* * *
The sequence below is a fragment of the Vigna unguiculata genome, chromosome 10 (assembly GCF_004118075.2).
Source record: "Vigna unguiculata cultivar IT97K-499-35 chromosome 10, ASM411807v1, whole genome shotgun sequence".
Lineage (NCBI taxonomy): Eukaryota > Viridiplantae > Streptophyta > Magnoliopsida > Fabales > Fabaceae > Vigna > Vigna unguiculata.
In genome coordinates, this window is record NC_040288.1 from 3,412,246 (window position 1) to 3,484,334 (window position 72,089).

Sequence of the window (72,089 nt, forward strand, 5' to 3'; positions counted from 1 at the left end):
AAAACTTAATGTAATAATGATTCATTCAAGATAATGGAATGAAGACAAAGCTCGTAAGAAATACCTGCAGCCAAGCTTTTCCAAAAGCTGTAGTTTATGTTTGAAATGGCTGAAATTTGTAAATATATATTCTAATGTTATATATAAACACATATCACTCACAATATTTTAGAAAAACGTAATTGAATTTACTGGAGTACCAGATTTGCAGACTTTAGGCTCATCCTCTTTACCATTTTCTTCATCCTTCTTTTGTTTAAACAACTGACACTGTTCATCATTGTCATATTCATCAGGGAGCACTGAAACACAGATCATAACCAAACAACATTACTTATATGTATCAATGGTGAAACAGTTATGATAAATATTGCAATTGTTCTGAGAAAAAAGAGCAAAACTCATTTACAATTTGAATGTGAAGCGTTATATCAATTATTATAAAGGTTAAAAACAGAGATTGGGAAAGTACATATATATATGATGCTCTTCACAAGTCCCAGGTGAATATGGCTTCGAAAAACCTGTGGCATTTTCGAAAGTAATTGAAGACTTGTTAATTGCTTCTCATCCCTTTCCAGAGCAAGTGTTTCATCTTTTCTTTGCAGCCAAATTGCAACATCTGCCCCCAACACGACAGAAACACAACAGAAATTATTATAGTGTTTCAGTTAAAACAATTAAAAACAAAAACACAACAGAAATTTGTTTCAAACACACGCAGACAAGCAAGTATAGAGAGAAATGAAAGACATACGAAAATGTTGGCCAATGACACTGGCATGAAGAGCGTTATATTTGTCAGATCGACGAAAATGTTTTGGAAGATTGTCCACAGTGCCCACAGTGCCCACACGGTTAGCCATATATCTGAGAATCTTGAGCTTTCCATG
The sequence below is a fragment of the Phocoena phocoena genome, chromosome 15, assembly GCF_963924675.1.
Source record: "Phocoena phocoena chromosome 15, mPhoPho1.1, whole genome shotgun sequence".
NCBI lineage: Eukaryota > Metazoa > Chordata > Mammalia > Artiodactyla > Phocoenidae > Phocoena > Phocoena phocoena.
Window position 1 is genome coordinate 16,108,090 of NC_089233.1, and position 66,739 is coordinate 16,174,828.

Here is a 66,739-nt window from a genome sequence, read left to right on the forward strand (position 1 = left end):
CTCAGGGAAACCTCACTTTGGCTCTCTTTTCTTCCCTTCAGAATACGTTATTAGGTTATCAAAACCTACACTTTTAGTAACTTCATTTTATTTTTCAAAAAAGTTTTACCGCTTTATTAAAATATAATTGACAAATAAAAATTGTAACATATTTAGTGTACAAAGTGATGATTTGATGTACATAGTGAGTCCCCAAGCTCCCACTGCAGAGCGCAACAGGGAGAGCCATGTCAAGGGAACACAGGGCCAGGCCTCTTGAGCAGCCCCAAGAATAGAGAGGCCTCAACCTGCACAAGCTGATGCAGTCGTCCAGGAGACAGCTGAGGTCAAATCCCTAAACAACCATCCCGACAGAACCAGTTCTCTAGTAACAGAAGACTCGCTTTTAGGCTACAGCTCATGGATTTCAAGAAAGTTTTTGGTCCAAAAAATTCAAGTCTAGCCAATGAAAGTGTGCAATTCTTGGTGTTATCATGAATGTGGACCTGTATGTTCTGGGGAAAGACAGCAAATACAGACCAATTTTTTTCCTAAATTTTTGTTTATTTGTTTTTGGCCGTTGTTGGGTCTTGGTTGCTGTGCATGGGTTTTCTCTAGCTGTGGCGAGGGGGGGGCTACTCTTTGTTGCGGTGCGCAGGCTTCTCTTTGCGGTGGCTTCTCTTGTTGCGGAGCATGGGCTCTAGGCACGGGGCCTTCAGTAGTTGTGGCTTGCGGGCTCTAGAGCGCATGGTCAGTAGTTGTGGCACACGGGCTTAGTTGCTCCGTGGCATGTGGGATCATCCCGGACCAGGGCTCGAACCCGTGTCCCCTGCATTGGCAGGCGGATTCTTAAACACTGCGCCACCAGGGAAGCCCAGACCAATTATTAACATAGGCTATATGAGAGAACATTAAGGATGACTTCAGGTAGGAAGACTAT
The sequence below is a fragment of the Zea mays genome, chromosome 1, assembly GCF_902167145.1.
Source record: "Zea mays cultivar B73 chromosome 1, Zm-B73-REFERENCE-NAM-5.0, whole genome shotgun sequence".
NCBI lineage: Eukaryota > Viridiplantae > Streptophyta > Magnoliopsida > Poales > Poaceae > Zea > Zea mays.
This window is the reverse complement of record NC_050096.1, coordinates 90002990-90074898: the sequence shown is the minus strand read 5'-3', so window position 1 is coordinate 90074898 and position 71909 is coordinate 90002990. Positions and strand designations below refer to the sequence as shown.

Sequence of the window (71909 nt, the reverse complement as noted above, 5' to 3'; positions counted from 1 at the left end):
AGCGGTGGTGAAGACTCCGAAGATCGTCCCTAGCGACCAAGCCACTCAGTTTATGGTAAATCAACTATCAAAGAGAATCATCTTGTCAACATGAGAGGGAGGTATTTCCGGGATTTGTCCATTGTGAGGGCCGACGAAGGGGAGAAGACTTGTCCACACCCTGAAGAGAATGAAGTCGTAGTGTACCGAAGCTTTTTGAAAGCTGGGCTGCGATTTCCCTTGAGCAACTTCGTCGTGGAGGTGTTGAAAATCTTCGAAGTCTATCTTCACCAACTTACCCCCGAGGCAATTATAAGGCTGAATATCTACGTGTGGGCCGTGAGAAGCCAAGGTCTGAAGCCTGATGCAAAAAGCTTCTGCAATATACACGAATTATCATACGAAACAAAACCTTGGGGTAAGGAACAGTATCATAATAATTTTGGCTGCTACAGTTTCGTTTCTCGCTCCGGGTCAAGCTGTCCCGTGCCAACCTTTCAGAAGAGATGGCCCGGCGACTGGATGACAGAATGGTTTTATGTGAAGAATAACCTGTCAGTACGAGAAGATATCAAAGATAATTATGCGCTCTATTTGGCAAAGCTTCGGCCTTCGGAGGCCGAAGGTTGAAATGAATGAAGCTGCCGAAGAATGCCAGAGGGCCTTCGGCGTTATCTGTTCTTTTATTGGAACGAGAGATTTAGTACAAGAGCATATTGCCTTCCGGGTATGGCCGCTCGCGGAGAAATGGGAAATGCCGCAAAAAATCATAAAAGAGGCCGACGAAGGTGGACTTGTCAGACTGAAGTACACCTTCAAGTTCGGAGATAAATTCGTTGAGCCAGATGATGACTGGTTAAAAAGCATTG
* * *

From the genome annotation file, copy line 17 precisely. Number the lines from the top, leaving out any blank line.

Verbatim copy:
Sequence of the window (71909 nt, the reverse complement as noted above, 5' to 3'; positions counted from 1 at the left end):